Emerging Contaminants Summit

Spring 2020

bryantDan Bryant
In-Situ Remediation Practice Leader 
Woodard & Curran

Dan is the In-Situ Remediation Practice Leader for Woodard & Curran. Dan holds bachelor's and master's degrees in geology from the University of Florida, and a Ph.D. in geochemistry from Columbia University. He has over 20 years of experience and 3 patents in the field of in-situ remediation, including oxidation and reduction technologies and bioremediation technologies for a wide range of organic and inorganic contaminants.

 

POSTER PRESENTATION

Activated Potassium Persulfate for In-Situ Remediation of Chemically-Diverse Contaminant Plumes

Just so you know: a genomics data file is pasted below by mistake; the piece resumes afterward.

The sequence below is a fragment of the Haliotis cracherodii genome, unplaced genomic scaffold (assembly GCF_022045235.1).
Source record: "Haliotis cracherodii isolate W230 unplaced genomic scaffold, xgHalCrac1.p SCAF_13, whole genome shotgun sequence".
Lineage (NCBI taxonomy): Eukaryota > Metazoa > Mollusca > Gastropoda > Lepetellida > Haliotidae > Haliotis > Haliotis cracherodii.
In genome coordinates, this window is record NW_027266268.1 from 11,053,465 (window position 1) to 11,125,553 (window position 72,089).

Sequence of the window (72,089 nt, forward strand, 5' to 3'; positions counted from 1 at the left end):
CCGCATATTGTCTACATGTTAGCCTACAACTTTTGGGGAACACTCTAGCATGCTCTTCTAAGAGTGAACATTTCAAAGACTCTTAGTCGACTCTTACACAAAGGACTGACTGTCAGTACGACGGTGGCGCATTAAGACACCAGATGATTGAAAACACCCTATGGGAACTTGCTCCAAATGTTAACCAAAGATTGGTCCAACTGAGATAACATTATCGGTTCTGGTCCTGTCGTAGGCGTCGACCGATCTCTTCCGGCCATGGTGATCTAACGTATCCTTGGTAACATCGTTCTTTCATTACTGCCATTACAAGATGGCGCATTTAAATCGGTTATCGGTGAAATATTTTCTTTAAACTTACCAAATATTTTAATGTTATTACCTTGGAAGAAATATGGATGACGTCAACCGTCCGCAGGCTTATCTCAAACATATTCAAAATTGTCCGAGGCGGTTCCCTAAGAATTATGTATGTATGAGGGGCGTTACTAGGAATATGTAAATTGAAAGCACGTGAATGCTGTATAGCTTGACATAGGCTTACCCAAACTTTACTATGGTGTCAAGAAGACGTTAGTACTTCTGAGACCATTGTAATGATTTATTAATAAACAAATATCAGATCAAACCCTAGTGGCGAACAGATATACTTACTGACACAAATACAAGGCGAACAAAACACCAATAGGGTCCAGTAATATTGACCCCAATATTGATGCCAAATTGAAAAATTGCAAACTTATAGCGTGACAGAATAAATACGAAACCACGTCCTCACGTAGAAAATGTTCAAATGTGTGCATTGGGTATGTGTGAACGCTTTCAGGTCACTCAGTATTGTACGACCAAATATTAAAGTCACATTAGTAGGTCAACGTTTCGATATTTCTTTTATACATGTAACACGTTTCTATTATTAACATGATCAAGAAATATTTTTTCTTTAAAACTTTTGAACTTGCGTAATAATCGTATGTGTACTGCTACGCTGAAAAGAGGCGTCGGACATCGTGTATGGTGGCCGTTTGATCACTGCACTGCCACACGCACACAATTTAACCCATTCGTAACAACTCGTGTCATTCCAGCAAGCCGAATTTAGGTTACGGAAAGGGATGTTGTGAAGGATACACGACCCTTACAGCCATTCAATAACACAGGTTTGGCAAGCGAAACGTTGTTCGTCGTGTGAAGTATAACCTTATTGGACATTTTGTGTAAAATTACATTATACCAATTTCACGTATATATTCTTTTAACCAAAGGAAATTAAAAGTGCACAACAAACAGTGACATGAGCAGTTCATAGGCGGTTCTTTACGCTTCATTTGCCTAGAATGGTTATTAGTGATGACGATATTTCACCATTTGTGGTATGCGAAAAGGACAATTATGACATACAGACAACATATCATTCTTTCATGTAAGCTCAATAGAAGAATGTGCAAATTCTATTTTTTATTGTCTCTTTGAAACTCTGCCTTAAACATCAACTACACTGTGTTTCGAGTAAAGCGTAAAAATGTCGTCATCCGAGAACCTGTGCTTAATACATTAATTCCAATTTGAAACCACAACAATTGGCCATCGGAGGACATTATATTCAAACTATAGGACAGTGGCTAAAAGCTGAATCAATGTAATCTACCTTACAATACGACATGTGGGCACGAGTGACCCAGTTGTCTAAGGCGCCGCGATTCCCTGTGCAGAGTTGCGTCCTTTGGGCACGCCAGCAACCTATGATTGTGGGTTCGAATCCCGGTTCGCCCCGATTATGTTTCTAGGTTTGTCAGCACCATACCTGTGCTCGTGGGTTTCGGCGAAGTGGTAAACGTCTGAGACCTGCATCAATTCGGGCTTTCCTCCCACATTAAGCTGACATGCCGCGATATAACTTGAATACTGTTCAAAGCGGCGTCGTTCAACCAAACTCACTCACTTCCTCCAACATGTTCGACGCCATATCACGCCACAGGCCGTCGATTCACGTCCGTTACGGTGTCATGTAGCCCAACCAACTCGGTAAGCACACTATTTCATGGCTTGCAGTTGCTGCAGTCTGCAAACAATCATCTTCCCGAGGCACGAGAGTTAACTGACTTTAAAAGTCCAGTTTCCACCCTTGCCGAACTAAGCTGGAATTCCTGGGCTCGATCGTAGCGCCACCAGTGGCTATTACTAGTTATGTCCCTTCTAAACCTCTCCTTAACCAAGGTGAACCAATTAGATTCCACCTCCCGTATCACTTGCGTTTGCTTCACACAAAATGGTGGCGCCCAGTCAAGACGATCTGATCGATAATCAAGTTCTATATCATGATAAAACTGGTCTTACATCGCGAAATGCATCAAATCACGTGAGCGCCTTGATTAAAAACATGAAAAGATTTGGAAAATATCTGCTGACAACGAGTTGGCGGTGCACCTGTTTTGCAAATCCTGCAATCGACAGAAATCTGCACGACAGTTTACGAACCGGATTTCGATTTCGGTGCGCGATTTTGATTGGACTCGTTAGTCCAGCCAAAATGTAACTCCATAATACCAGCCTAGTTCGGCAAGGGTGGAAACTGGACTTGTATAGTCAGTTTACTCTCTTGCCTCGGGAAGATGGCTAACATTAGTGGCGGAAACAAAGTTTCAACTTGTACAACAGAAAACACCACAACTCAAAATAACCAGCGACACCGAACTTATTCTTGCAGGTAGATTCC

Groundwater plumes comprised of a diverse mixture of contaminants pose special challenges for in-situ remediation. Compounds that are primarily susceptible to oxidation or aerobic biodegradation (such as aromatic hydrocarbons) are commonly encountered intermingled with compounds that are primarily susceptible to the opposing conditions of chemical reduction or anaerobic bioremediation (such as chlorinated aliphatic hydrocarbons). These opposing treatment conditions introduce a significant complexity for design and implementation of in-situ chemical or biological remedies. This challenge can be magnified with emerging contaminants, which often are found as secondary contaminants associated with other compounds, and which are not readily treated by remedies targeting the primary contaminants. One option is to develop chemically- or biologically-discrete treatment zones separated spatially within a plume, for example an initial anaerobic bioremediation zone to address chlorinated solvents coupled with a second treatment zone under aerobic conditions to subsequently address aromatic hydrocarbons such as BTEX that are not degraded in the first treatment zone. This approach has been effective at some sites, but requires large shifts in groundwater geochemical conditions that are generally difficult to maintain and achieve. A promising, long-lifetime solution may be afforded by alkaline-activated potassium persulfate. Persulfate is usually considered a chemical oxidant due to formation of hydroxyl radicals and sulfate radicals. However, under highly alkaline conditions (pH approximately 12 or above), persulfate activation produces superoxide radicals in addition to hydroxyl radicals and sulfate radicals. Superoxide radical is a nucleophile and chemical reductant able to destroy a wide range of compounds not reactive with strong oxidants, including chlorofluorocarbons, highly halogenated aliphatics such as hexachloroethane, chloromethanes, and emerging contaminants potentially including PFAS compounds. Bench test batch and soil column test results demonstrate that potassium persulfate blended with metal bases such as calcium hydroxide may be able to provide effective treatment of groundwater impacted by a complex blend of contaminants from a DNAPL site, primarily chlorobenzene (susceptible to oxidative degradation) and Freon 113 (susceptible to nucleophilic attack). The sparingly soluble nature of potassium persulfate and calcium hydroxide requires injection as solid reagents, which in turn are then expected to slowly dissolve over a long time period (many years). This approach offers the promise of long-term treatment of large plume areas, and to address back-diffusion and other challenges requiring longer treatment periods than commonly achieved by single applications of in-situ reagents.

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